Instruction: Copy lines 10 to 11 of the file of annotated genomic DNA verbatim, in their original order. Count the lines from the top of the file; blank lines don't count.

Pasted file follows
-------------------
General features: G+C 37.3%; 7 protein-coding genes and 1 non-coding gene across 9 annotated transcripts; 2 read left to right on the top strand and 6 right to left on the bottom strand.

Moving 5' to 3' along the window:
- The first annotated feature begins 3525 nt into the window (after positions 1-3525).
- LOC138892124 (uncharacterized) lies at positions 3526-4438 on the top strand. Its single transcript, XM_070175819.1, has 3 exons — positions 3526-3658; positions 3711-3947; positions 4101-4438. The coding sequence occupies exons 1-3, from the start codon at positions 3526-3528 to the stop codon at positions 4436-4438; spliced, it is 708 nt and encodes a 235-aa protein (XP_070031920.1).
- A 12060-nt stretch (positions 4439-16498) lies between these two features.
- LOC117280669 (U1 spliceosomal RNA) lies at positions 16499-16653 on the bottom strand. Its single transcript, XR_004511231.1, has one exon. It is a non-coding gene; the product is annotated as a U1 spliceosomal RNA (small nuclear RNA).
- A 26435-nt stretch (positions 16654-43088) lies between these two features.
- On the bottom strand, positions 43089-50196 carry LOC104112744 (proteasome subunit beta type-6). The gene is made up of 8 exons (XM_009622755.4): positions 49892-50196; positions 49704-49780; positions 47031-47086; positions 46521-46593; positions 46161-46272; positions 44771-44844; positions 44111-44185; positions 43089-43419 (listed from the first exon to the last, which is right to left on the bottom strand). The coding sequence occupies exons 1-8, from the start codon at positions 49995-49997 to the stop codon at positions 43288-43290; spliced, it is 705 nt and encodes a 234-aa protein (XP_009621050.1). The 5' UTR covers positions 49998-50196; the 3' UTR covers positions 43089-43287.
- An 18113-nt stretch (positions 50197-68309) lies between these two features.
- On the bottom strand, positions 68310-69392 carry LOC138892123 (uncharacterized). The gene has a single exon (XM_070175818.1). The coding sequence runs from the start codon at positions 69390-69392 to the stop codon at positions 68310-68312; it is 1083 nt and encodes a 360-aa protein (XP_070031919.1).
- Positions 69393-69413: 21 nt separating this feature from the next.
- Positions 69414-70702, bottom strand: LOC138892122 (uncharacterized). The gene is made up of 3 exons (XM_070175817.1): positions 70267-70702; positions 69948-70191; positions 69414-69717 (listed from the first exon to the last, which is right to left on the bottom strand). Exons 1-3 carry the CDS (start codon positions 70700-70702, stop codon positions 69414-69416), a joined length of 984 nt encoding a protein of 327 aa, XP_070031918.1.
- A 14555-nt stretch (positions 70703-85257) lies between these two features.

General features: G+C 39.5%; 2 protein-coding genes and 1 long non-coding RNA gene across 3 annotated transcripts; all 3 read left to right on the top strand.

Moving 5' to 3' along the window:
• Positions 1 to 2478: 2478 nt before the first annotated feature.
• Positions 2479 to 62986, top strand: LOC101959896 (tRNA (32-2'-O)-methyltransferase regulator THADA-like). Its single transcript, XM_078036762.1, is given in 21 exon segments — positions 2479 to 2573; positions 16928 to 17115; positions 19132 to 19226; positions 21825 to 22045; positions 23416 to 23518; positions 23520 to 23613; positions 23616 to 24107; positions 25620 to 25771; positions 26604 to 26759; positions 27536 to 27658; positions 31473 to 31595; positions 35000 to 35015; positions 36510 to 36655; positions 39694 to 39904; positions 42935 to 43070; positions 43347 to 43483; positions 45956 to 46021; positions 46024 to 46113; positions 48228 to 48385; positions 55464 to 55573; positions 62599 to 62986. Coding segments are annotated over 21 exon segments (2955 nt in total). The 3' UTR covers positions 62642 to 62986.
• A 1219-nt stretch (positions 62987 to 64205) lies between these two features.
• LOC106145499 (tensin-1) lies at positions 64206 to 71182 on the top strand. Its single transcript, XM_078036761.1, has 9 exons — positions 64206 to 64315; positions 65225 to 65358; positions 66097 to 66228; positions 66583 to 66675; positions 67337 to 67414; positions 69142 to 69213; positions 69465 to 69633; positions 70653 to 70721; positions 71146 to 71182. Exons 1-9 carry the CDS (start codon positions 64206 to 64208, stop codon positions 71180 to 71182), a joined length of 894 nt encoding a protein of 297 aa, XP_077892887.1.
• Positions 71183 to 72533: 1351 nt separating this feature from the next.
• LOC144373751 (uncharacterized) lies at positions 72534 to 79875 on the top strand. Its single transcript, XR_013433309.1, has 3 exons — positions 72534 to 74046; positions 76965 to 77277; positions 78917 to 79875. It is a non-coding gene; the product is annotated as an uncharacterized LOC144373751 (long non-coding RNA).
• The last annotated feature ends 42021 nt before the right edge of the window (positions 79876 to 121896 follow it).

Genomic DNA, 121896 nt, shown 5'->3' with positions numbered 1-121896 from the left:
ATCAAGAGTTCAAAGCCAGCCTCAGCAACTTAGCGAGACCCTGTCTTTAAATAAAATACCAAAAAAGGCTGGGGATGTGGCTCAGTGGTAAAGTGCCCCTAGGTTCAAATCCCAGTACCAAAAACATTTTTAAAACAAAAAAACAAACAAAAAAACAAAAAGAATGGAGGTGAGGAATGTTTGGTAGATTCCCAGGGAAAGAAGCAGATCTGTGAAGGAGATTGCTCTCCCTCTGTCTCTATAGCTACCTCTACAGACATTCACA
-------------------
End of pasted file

- On the bottom strand, positions 68310-69392 carry LOC138892123 (uncharacterized). The gene has a single exon (XM_070175818.1). The coding sequence runs from the start codon at positions 69390-69392 to the stop codon at positions 68310-68312; it is 1083 nt and encodes a 360-aa protein (XP_070031919.1).
- Positions 69393-69413: 21 nt separating this feature from the next.